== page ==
Region subtags under 3066 and 3066bis (long)

Doug Ewell dewell at
Sun Feb 20 02:20:31 CET 2005

Frank Ellermann <nobody at xyzzy dot claranet dot de> wrote:

> Whenever you say "clear" and "consistent" I read "some fancy
> rules made up as needed using at least two cut-off dates".  The
> second date is clear, it's the day of the publication of a new
> 3066bis as RfC.

I'm not sure which "two cut-off dates" you have in mind.  2005-01-01 is
the only cutoff date I see.  That could certainly be changed to the date
of publication (hopefully 2005-xx-xx), as long as no ISO codes are
reused between now and then.

But what "first" date as you referring to?  ISO 3166-1 began in 1974.
The UN site lists codes going back to 1982, so I assume that's when that
standard begin.  RFC 1766 was published in March 1995, RFC 3066 in
January 2001.  All of these are "the dawn of time" as far as each
publication is concerned.

Which rules do you see as "fancy" or arbitrary?

> The first date is less clear, you want apparently "3166:3" with
> country codes like BQ, BU, CT, DD, FQ, FX, JT, MI, NQ, NT, PC,
> PU. PZ, RH, SU, VD, and YD.  The literal interpretation of...
> | All 2-letter subtags are interpreted as ISO 3166 alpha-2
> | country codes from [ISO 3166], or subsequently assigned by
> | the ISO 3166 maintenance agency
> ...together with...
> | [ISO 3166]  ISO 3166:1988 (E/F)
> [...]
> | Standardization, 3rd edition, 1988-08-15.
> Two questions, is it really necessary to stick to an _obsolete_
> edition of ISO 3166 for 1766/3066-compatibilty ?

As I said before, the draft should contain an updated reference to ISO
3166, and should explicitly mention the use of withdrawn codes.

> And if your
> source says, that RHZW was changed 1980 eight years before the
> third edition of ISO 3166, why add it to a _new_ registry about
> language tags in 2005 ?  RH was never allowed under 1766/3066.

As I said before, for consistency with the principle of allowing more
recently withdrawn codes such as TP and YU.

You are saying that the draft should disallow all codes withdrawn before
a specified date, perhaps 1988-08-15 (publication date of ISO 3166 3rd
edition) or 1995-03-01 (publication date of RFC 1766).  That is the
first of two cutoff dates you were referring to, I guess.

In any case, that seems a legitimate topic for discussion.  Should we
set some starting date, such that ISO codes withdrawn before that date
don't go into the registry?

If we did this, there might be a problem with ISO 639 language codes.
Even though in for Indonesian and iw for Hebrew and ji for Yiddish were
deprecated way back in 1988, users were advised for YEARS AND YEARS
afterward to use the old codes in tagging their content rather than the
new ones, because "software would be more likely to recognize them."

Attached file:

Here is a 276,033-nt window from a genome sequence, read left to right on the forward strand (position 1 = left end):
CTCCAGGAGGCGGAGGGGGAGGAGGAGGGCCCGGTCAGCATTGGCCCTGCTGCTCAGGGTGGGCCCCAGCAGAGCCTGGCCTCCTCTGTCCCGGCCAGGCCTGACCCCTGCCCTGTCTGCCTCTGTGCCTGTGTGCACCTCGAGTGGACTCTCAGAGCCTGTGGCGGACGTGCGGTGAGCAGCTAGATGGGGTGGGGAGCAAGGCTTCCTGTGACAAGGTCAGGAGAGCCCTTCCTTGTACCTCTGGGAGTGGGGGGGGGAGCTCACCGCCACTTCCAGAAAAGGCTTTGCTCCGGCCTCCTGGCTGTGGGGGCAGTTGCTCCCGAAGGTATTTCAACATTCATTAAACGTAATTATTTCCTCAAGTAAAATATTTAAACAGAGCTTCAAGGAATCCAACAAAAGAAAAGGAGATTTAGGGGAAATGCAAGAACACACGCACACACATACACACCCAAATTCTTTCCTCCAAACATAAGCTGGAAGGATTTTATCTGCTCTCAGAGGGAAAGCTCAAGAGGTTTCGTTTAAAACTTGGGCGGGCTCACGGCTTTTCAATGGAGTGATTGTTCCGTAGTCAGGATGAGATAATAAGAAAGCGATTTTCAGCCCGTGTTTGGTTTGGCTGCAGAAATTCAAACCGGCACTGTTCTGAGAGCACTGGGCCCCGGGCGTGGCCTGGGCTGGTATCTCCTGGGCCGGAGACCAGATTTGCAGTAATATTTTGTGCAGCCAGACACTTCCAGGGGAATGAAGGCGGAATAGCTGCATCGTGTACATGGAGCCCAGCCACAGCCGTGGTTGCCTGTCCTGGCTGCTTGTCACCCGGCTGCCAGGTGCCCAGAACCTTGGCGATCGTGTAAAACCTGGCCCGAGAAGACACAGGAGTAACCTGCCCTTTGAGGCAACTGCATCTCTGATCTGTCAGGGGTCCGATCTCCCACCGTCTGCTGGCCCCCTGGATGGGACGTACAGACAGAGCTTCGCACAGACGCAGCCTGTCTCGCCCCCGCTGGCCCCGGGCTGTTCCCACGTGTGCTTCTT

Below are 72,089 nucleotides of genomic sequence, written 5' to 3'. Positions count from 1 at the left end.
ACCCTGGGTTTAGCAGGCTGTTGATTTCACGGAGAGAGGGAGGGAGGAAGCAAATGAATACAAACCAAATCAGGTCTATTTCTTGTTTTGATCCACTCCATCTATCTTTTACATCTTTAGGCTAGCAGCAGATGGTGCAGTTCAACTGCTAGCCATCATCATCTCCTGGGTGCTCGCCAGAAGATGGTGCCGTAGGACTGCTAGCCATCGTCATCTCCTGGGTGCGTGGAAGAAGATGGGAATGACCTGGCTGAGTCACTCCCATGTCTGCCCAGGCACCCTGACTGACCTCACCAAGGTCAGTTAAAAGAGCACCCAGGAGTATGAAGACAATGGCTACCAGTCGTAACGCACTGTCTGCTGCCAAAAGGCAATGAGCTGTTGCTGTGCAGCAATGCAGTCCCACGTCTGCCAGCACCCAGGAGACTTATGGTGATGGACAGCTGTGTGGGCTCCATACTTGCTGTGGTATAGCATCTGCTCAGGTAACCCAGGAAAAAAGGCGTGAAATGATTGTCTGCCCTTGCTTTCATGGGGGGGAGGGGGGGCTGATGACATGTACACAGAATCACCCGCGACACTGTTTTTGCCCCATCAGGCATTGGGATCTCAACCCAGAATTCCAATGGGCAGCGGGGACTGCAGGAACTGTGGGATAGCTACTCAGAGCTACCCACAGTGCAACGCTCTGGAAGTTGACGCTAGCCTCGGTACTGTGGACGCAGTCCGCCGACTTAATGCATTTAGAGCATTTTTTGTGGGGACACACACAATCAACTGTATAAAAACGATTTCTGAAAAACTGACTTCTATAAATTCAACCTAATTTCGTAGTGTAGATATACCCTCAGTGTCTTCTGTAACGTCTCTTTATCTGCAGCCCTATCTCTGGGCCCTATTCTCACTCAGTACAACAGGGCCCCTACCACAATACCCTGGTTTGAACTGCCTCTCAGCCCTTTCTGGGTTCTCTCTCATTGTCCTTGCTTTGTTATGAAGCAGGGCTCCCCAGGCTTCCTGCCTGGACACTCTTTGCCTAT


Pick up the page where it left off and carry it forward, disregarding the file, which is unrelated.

This seems silly to me, but it is a fact, and it would bear on the
question of whether these codes could be assumed not to exist in
language tags simply because they were deprecated in ISO 639.

> You have 200 for the former CS, is that a third cut-off date ?
> Otherwise the UN part is clear and I have no problem with it.

200 is used for Czechoslovakia because CS was taken by Serbia and
Montenegro.  There is no date associated with this, other than the one
and only 2005-01-01 cutoff date that says CS has its new meaning and not
its old one.

French Afars and Issas (AI), Gilbert and Ellice Islands (GE), and Sikkim
(SK) all had their codes re-used for other countries, just like CS.  Why
does Czechoslovakia get a numeric code and the others don't?  Is it
because of a cutoff date?

No, it is because these former entities have no numeric code.

> Okay, I did't know that ISO promised to never add an alpha-2
> code to an existing alpha-3 code.

There is no entity that has one code but not the other.  This is
different from ISO 639.

> Makes sense, so you essentially copy all alpha-3 codes without
> alpha-2 alias to your alpha-3 section of the registry.

There are no such codes.

>> I got my historical data from Clive Feather's page at
> Thanks, that's a nice page, we should be able to fix your list
> with this data.  It says BQAQ -v with v = changed 1979.  That
> was long before 1988 and should kill BQ.  In that list you also
> find NQAQ -x (1983) killing NQ.  For FQ it's FQHH 1979 killing
> FQ.  ISO 3166-3 uses HH if there is more than one new code, in
> that case FQ is covered by both TF and AQ.

Time out.  First we all need to sit down (figuratively) and talk about
this, and decide if it is the right thing to do.  That may not be
obvious.  If this is decided, changing the list to remove BQ and friends
is trivial.

> BQ, CT, DY, FQ, HV, JT, MI. NH, NQ, PC, PU, PZ, RH, VD, and WK
> are dead.  Like AIDJ, GEHH, SKIN, and you already have the new
> AI, GE, and SK, that's okay.  Maybe we can agree on this part ?

Certainly we have the new AI, GE, and SK (and we also have the new CS).
If BQ had been assigned a new meaning, of course we would be using that
as well.  But whether we should disallow BQ and friends has not yet been